Wednesday, March 20, 2013

Why, oh Why?

[Here are my thoughts on Save the Cat by Blake Snyder, for the Progressive Book Club.]

Why, oh why, would anyone dedicate a chapter to made-up genres relevant to nothing?

Snyder stresses the importance of knowing your market and knowing your audience. He recommends approaching strangers within your target demographic to ask what they think of your logline. So why, oh why, does he describe a ridiculous genre of 'Man With a Problem' and crowd Die Hard, Titanic, and Schindler's List under that dubious umbrella? To me, this makes no sense.

Audience aside, Snyder refers to traditional genres: romantic comedy, drama etc., throughout the book, and defines 'genre' as such in his own glossary. So, what, oh what, is the point of chapter two?

Chapter three reveals that a movie needs a hero with a goal. Hmm, okay, nothing startling about that piece of news.

Chapter four discusses structure and uses Miss Congeniality as an example. By now, I'm thinking Mr. Snyder and I are not quite on the same sailing ship, but one of us is obviously at sea.

The visual tools Snyder recommends in chapter five, I found useful. The concept of writing plot points on index cards and arranging them in five acts is by no means original, but I appreciate the practical and visual methods recommended by the author, and I confess, I have tried it.

At around page 121, 64% of the way through the book, Snyder finally caught my attention with the fun advice about the 'Pope in the Pool,' and the 'Double Mumbo Jumbo.' I chuckled at the irony of 'Laying Pipe' and 'Watch out for that Glacier,' and I don't really remember much about the rest of the book.

I give Save the Cat, 5 out of 10. I won't deny I learned something, and it's always worth reading a book if it sends you away with one useful tip, but half of me wishes I had taken the advice of the title and donated my ten bucks to the Snow Leopard Trust.

Thursday, March 14, 2013

It's Hip to be a Square... or is it?

March's lighthouse:
Le Phare de Kermorvan,
Brittany, France.
(Original photo by McPHOTO.)
Are you a round lighthouse, or a square one?*

As I flick through my Novel and Short Story Writer's Market, I can't help but notice the word 'experimental' littered throughout the section on literary magazines.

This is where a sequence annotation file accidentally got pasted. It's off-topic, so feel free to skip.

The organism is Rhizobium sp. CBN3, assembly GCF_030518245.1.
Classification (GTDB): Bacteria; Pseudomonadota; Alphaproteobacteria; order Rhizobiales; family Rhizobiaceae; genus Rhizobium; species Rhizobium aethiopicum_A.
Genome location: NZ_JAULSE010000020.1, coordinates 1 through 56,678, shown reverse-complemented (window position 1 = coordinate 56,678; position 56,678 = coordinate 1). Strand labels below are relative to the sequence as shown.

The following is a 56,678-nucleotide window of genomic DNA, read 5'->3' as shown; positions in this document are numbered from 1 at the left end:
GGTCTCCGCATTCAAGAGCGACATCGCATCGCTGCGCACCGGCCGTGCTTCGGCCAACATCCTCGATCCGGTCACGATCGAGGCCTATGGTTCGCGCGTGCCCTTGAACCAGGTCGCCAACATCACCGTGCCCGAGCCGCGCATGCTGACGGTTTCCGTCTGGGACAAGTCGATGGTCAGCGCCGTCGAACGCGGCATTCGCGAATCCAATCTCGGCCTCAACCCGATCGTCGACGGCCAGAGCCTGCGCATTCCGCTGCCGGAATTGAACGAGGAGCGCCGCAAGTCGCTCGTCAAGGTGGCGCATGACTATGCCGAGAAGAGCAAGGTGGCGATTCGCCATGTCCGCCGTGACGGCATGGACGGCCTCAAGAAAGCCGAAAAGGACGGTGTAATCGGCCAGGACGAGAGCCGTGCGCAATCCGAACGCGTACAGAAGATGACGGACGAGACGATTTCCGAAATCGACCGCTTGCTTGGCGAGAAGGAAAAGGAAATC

Okay, now everything I do is experimental, but in the literary sense, if there's one thing I'm not (yet), it's experimental. I'm a traditionalist through and through.

Yes, it's true. I'm a round lighthouse.

In defence of the unoriginal, consider the basic expectations of a reader. The Daily Writing Tips website lists the following:
  • at least one sympathetic character with whom we can identify and root for;
  • a story with a clear beginning, middle, and end;
  • a narrative style that draws us into the fictional dream;
  • language that conforms to standard rules of syntax, meaning, and punctuation;
  • typography that conforms to printed conventions regarding margins, etc.

And what about all those expectations of genre, a word usually preceded by the word 'no' in the section on literary magazines?
  • a romance is expected to contain flowery scenes;
  • a Western is just not a Western without the manly man with the six-shooter;
  • a suspense novel is generally plot driven.
Is there a fine line between meeting the expectations of genre and stereotyping? I think so.

And so, again I ask, are you a round lighthouse, or a square one, or something else altogether? Hexagonal, perhaps?

* For those geometrically sensitive people, are you a cylindrical lighthouse or a cuboid one (or another 3-dimensional shape altogether)?

Friday, March 8, 2013

Christie Power

Friday is International Women's Day. I'm not about to launch into a political discussion, but I will say cheers to the ladies of literature, past, present, and future, and to one in particular who continues to inspire me through the wit and cleverness of her stories.

Dame Agatha Christie doesn't look easy to surprise. That's probably because the Queen of Crime knows all the tricks. How many of these plot devices (sourced from the Christie Mystery website) do you have in your toolbox?

  • Red Herrings. A writer must be fair. Introducing vital information on the last page is just plain mean. But who says you can't mess with a reader's mind a little?

  • The Unlikely Suspect. A murderous child? An unreliable narrator? Agatha Christie was a master of using the values and assumptions of the reader to construct some excellent twists.

  • The Disguise. Does sticking on a fake moustache fool anyone nowadays? Maybe not, but a change of identity - real or metaphorical - is a crafty way of hiding, and eventually revealing secrets.

  • A Closed Setting. The comings and goings of real people in the real world can muddy the character pool, especially in a whodunit. So what do you do? Try sticking the players on a boat, or a train, or in a big house in the country.

  • The Trap. It's not easy to prove guilt. It may not be standard criminal procedure, but contriving a scene is a nifty way to expose a phony.

  • The Illusion. A suspect may fake his or her own death, or employ a distraction, or frame someone else, or discredit a vital witness. Who's telling the truth? And who's telling big, fat porkies?

  • The Alliance. What do we really know about a relationship between two people? Lovers may appear to the world as enemies. Siblings might pretend to be strangers. Two heads can be trickier than one.

  • Final Justice. Obviously, nobody told Agatha Christie that bad people must be caught and sent to prison forever. According to Wikipedia, the murderer escapes in six of Agatha Christie's stories, and dies in several others.

So who's your favourite female author, and what is it about her writing or stories that you admire?